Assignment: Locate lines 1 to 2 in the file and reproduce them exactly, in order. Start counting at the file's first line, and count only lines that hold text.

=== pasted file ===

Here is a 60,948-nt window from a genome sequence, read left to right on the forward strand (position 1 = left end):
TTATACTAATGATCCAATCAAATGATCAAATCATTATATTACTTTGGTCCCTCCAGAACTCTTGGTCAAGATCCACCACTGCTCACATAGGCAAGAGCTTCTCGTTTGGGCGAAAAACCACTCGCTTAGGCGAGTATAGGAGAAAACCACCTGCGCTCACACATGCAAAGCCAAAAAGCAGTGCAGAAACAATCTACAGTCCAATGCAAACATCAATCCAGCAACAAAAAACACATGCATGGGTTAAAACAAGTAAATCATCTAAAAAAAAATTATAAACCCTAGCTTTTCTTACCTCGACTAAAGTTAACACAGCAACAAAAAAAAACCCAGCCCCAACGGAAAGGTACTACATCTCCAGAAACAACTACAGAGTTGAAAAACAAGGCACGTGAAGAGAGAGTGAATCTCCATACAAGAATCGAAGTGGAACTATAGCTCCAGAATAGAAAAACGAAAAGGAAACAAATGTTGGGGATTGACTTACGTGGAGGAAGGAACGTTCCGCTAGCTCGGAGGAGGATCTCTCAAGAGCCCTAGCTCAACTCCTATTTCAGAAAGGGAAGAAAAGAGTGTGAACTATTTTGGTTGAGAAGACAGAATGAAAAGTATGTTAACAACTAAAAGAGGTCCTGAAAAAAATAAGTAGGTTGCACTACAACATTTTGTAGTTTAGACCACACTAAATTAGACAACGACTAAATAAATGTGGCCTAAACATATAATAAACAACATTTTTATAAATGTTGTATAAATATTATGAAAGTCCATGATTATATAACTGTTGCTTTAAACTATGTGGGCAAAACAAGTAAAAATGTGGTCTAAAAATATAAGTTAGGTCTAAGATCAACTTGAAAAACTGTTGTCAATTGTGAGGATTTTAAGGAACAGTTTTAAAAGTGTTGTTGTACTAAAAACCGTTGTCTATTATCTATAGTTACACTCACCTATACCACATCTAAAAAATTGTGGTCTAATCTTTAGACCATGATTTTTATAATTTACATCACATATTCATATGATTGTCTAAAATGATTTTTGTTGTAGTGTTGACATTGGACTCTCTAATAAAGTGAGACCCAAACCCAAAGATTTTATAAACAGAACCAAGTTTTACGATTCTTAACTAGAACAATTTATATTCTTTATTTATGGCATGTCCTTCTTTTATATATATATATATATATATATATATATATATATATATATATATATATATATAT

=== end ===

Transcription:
Here is a 60,948-nt window from a genome sequence, read left to right on the forward strand (position 1 = left end):
TTATACTAATGATCCAATCAAATGATCAAATCATTATATTACTTTGGTCCCTCCAGAACTCTTGGTCAAGATCCACCACTGCTCACATAGGCAAGAGCTTCTCGTTTGGGCGAAAAACCACTCGCTTAGGCGAGTATAGGAGAAAACCACCTGCGCTCACACATGCAAAGCCAAAAAGCAGTGCAGAAACAATCTACAGTCCAATGCAAACATCAATCCAGCAACAAAAAACACATGCATGGGTTAAAACAAGTAAATCATCTAAAAAAAAATTATAAACCCTAGCTTTTCTTACCTCGACTAAAGTTAACACAGCAACAAAAAAAAACCCAGCCCCAACGGAAAGGTACTACATCTCCAGAAACAACTACAGAGTTGAAAAACAAGGCACGTGAAGAGAGAGTGAATCTCCATACAAGAATCGAAGTGGAACTATAGCTCCAGAATAGAAAAACGAAAAGGAAACAAATGTTGGGGATTGACTTACGTGGAGGAAGGAACGTTCCGCTAGCTCGGAGGAGGATCTCTCAAGAGCCCTAGCTCAACTCCTATTTCAGAAAGGGAAGAAAAGAGTGTGAACTATTTTGGTTGAGAAGACAGAATGAAAAGTATGTTAACAACTAAAAGAGGTCCTGAAAAAAATAAGTAGGTTGCACTACAACATTTTGTAGTTTAGACCACACTAAATTAGACAACGACTAAATAAATGTGGCCTAAACATATAATAAACAACATTTTTATAAATGTTGTATAAATATTATGAAAGTCCATGATTATATAACTGTTGCTTTAAACTATGTGGGCAAAACAAGTAAAAATGTGGTCTAAAAATATAAGTTAGGTCTAAGATCAACTTGAAAAACTGTTGTCAATTGTGAGGATTTTAAGGAACAGTTTTAAAAGTGTTGTTGTACTAAAAACCGTTGTCTATTATCTATAGTTACACTCACCTATACCACATCTAAAAAATTGTGGTCTAATCTTTAGACCATGATTTTTATAATTTACATCACATATTCATATGATTGTCTAAAATGATTTTTGTTGTAGTGTTGACATTGGACTCTCTAATAAAGTGAGACCCAAACCCAAAGATTTTATAAACAGAACCAAGTTTTACGATTCTTAACTAGAACAATTTATATTCTTTATTTATGGCATGTCCTTCTTTTATATATATATATATATATATATATATATATATATATATATATATATATATATAT